In the most fun of fun Fridays here with the childcare program in Cape Town, the morning was spent packed into a small church hall and cheering on the children as they competed against each other in debates, singing, dancing, drinking, eating, puzzles, and modelling. The week previous had been abuzz with excitement, nerves, practice, and anticipation; as the volunteers arrived on that Friday morning and greeted the children, it was plain to all that normal service was not going to be possible.
Even before the program could begin, the tone for the day was set by a spontaneous dance-off to the tune of Justin Bieber’s ‘Sorry’. High-energy and frantic, breath-taking in their complete absence of method and yet brilliance in co-ordination, the surreal aspect of the day reared itself not for the first time that day in the seemingly effortless transition to earnest concentration and listening for the beginning of what would be a long array of talent exhibited by the children, a debate in regards to the merits of computers and how they positively or negatively affect our lives. Computers won out, as they will do now and likely in the battle for world domination, but both sides battled admirably.
Next came the singing portion of the program. Yours truly was selected as a judge and as more and more children wrestled through the crowd to stand at the front and belt out a different song, it became obvious that this new task would not be easy one.
A truly great blog demands honesty and honestly, the dancing portion was bemusing. No blame lies with the children, their dancing was joyful and infectious. The problem was that in the interest of fair competition, each child performed their dance to the same song. I’m not really sure how it goes, it’s not sad or sweet but I know it complete and if I ever hear it again I’ll spontaneously combust.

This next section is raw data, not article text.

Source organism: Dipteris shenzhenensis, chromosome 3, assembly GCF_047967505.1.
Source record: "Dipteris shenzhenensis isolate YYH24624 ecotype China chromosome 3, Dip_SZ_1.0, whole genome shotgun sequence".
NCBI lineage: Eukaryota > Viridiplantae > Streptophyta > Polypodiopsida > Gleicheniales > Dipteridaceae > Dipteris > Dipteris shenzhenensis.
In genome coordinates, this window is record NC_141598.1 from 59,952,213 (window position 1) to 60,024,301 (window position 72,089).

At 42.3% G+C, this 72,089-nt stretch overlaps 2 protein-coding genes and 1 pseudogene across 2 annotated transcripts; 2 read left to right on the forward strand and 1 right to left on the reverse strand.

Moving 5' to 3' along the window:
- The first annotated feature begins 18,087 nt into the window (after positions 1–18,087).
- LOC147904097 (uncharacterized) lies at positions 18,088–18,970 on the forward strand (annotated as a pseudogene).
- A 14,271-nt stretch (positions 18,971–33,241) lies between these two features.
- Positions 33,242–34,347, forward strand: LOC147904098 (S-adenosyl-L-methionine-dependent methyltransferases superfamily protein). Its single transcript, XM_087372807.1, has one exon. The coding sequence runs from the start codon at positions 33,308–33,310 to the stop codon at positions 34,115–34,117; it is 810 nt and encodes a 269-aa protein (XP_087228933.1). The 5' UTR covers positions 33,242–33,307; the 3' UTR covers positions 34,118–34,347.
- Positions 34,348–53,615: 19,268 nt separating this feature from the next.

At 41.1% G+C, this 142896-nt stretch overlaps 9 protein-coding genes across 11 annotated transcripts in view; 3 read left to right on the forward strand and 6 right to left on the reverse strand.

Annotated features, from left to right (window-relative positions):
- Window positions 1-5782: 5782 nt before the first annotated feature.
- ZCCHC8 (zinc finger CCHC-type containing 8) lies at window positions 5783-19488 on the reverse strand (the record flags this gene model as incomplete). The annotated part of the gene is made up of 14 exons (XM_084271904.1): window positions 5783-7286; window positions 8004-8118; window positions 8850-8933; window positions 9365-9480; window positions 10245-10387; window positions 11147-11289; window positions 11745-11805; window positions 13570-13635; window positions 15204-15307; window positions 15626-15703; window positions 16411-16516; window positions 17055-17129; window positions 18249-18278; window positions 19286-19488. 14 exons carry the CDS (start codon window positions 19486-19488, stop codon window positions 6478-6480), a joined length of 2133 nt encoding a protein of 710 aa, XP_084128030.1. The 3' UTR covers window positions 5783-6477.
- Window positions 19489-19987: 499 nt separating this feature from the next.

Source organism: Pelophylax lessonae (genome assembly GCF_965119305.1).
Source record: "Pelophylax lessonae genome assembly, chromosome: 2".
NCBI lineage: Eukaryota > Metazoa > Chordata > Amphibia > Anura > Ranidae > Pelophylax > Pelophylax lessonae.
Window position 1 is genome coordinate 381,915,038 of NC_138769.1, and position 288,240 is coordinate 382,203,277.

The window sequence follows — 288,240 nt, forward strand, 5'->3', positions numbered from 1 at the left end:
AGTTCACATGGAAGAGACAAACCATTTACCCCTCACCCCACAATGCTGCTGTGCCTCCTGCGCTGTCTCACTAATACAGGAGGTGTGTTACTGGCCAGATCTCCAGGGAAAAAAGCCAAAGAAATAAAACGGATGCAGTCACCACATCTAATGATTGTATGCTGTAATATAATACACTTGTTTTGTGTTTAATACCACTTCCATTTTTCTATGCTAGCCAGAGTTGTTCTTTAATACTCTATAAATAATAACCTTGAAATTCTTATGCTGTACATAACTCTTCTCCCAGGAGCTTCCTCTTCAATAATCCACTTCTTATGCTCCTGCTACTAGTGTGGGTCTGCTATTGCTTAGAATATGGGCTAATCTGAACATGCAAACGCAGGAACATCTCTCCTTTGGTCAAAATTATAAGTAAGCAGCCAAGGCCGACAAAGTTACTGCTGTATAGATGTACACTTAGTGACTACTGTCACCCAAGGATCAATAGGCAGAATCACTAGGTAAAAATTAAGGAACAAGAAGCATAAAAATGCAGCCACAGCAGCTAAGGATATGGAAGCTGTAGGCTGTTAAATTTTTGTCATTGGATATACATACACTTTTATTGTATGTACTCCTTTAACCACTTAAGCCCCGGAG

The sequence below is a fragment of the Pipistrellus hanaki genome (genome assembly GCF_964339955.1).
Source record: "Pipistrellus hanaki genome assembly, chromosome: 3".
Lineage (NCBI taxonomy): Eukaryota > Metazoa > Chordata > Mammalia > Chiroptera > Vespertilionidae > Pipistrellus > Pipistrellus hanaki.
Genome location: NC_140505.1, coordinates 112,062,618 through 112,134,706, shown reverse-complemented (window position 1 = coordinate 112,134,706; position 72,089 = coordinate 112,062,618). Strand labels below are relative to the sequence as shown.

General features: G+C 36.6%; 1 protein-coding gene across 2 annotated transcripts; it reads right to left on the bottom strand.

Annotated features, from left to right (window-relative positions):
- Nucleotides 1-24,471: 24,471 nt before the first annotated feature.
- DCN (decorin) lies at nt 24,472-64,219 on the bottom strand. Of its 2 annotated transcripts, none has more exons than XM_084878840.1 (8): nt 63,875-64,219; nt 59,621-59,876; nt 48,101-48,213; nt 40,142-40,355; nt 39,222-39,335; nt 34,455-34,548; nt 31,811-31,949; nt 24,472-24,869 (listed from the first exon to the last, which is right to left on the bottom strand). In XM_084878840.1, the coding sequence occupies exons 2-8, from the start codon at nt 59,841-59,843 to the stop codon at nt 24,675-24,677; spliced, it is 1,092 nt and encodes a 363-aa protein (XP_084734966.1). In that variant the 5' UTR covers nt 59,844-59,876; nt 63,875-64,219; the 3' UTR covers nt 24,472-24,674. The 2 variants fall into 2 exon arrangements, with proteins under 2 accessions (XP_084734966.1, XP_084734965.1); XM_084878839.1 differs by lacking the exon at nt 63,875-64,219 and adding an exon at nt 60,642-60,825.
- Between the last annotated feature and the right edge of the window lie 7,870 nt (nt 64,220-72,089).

Onwards and upwards, and a break from the usual traditions of school talent shows towards the sort of endeavour popular in rural American fairgrounds or Japanese game shows. Drinking and eating competition between 6 children that lasts half an hour is as much a spectacle as you can imagine. Spare a thought for our gladiator children who, tasked with eating half a loaf of bread each, were subjected to strict orders that they were not to be given water to help them swallow. After a gruelling but ultimately enthralling half an hour of watching child struggle with chewing and swallowing, a winner was announced and much kudos to him.
Puzzles and Drawing sound like quiet, likely solitary pursuits, far from competition or spectatorship at least? Not in this instance. If you’ve never seen half a dozen children concentrating painfully hard on word-searches and drawing, with Rhianna’s modern classic ‘Work’ blaring at full volume, coupled with a stuffed room full of screaming children each chanting the name of their favourite competitor’ have you really gone anywhere in life?
The spectacle closed with a fashion show, by then the atmosphere had reached maximum excitement and the children selected to walk and model their favourite clothes had to squeeze to be able to be noticed amongst the swollen crowd.
All is well that ends well, and after much deliberation the winners were announced for each category. The winners were awarded with stationary and bragging rights and I went home with a thumping headache and massive grin plastered on my face.
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